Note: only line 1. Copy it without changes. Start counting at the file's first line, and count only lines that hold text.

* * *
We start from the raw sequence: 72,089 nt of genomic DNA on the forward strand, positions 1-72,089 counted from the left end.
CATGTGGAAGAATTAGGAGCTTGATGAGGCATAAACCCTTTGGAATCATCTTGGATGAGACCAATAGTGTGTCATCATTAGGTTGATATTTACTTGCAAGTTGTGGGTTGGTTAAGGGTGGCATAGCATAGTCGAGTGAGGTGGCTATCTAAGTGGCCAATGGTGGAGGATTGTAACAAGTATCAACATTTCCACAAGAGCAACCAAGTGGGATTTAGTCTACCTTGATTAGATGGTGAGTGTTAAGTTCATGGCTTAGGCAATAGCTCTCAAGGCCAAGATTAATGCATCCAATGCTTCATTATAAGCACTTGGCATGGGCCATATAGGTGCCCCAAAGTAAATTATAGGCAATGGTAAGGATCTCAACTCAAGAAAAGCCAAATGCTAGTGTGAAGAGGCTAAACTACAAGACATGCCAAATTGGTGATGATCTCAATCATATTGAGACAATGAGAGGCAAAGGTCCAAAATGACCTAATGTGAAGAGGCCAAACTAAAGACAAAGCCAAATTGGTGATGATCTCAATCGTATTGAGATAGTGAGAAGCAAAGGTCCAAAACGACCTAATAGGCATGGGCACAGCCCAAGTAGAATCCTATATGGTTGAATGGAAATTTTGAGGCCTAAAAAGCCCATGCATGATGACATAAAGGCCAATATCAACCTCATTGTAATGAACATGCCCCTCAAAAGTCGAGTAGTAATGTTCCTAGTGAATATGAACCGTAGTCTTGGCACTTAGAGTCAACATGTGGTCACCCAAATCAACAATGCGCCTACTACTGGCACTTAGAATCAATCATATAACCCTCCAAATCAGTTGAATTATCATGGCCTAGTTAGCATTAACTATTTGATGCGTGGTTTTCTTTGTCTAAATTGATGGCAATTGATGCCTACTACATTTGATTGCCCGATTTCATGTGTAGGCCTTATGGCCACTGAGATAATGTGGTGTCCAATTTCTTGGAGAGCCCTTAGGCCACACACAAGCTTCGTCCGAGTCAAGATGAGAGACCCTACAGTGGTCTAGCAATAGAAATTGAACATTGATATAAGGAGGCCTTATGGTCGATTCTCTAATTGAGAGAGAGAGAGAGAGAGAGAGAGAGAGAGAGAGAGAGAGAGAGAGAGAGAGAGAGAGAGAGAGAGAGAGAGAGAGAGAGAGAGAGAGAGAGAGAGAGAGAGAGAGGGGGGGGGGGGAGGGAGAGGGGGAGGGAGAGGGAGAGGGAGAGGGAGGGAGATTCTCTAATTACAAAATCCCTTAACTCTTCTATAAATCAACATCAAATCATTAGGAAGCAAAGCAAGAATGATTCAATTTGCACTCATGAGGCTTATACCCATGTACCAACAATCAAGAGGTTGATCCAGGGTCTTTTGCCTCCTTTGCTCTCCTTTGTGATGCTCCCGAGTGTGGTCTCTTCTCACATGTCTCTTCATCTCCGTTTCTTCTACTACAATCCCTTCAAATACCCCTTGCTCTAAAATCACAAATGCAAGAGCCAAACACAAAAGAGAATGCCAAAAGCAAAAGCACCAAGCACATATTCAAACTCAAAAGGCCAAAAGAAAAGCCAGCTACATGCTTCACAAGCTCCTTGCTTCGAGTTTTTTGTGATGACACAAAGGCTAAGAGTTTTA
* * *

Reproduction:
We start from the raw sequence: 72,089 nt of genomic DNA on the forward strand, positions 1-72,089 counted from the left end.